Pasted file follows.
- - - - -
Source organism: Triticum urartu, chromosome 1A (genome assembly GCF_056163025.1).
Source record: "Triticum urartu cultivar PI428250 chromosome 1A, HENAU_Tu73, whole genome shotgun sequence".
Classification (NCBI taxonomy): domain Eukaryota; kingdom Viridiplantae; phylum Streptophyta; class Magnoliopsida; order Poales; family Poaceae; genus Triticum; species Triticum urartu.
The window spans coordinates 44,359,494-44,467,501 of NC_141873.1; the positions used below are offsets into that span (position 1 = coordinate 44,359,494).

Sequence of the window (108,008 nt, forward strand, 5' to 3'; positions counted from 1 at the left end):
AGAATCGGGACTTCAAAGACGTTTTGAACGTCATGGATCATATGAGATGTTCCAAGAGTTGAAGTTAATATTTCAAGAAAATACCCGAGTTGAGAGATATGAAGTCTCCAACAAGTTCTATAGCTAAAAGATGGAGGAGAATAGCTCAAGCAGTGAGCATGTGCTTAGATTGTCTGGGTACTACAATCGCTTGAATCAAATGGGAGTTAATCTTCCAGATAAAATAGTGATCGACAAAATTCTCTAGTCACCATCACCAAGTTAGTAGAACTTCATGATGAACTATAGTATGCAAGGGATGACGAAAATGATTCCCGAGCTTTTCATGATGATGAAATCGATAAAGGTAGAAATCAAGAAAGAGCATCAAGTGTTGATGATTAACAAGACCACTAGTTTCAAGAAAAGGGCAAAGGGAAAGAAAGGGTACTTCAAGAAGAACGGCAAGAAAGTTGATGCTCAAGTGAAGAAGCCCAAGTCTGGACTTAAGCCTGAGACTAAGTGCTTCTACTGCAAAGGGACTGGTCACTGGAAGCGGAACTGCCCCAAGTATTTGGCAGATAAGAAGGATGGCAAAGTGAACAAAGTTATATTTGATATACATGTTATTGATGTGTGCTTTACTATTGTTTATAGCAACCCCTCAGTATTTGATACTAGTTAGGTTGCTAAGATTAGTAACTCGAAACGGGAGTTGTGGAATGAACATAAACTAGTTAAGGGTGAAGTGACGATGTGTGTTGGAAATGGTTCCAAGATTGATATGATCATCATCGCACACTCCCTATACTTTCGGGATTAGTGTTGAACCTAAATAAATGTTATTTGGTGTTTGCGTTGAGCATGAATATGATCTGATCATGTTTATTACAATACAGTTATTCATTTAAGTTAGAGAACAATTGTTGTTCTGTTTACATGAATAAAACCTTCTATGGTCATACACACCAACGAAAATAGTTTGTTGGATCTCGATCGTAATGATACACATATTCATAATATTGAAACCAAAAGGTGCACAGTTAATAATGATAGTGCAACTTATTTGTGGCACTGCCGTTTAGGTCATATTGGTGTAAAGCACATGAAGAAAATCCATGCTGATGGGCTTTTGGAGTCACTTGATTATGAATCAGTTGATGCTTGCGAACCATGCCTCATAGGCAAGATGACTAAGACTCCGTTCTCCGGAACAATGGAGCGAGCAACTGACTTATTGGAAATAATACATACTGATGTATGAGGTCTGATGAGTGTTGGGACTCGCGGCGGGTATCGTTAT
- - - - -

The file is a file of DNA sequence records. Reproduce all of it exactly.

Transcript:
Source organism: Triticum urartu, chromosome 1A (genome assembly GCF_056163025.1).
Source record: "Triticum urartu cultivar PI428250 chromosome 1A, HENAU_Tu73, whole genome shotgun sequence".
Classification (NCBI taxonomy): domain Eukaryota; kingdom Viridiplantae; phylum Streptophyta; class Magnoliopsida; order Poales; family Poaceae; genus Triticum; species Triticum urartu.
The window spans coordinates 44,359,494-44,467,501 of NC_141873.1; the positions used below are offsets into that span (position 1 = coordinate 44,359,494).

Sequence of the window (108,008 nt, forward strand, 5' to 3'; positions counted from 1 at the left end):
AGAATCGGGACTTCAAAGACGTTTTGAACGTCATGGATCATATGAGATGTTCCAAGAGTTGAAGTTAATATTTCAAGAAAATACCCGAGTTGAGAGATATGAAGTCTCCAACAAGTTCTATAGCTAAAAGATGGAGGAGAATAGCTCAAGCAGTGAGCATGTGCTTAGATTGTCTGGGTACTACAATCGCTTGAATCAAATGGGAGTTAATCTTCCAGATAAAATAGTGATCGACAAAATTCTCTAGTCACCATCACCAAGTTAGTAGAACTTCATGATGAACTATAGTATGCAAGGGATGACGAAAATGATTCCCGAGCTTTTCATGATGATGAAATCGATAAAGGTAGAAATCAAGAAAGAGCATCAAGTGTTGATGATTAACAAGACCACTAGTTTCAAGAAAAGGGCAAAGGGAAAGAAAGGGTACTTCAAGAAGAACGGCAAGAAAGTTGATGCTCAAGTGAAGAAGCCCAAGTCTGGACTTAAGCCTGAGACTAAGTGCTTCTACTGCAAAGGGACTGGTCACTGGAAGCGGAACTGCCCCAAGTATTTGGCAGATAAGAAGGATGGCAAAGTGAACAAAGTTATATTTGATATACATGTTATTGATGTGTGCTTTACTATTGTTTATAGCAACCCCTCAGTATTTGATACTAGTTAGGTTGCTAAGATTAGTAACTCGAAACGGGAGTTGTGGAATGAACATAAACTAGTTAAGGGTGAAGTGACGATGTGTGTTGGAAATGGTTCCAAGATTGATATGATCATCATCGCACACTCCCTATACTTTCGGGATTAGTGTTGAACCTAAATAAATGTTATTTGGTGTTTGCGTTGAGCATGAATATGATCTGATCATGTTTATTACAATACAGTTATTCATTTAAGTTAGAGAACAATTGTTGTTCTGTTTACATGAATAAAACCTTCTATGGTCATACACACCAACGAAAATAGTTTGTTGGATCTCGATCGTAATGATACACATATTCATAATATTGAAACCAAAAGGTGCACAGTTAATAATGATAGTGCAACTTATTTGTGGCACTGCCGTTTAGGTCATATTGGTGTAAAGCACATGAAGAAAATCCATGCTGATGGGCTTTTGGAGTCACTTGATTATGAATCAGTTGATGCTTGCGAACCATGCCTCATAGGCAAGATGACTAAGACTCCGTTCTCCGGAACAATGGAGCGAGCAACTGACTTATTGGAAATAATACATACTGATGTATGAGGTCTGATGAGTGTTGGGACTCGCGGCGGGTATCGTTAT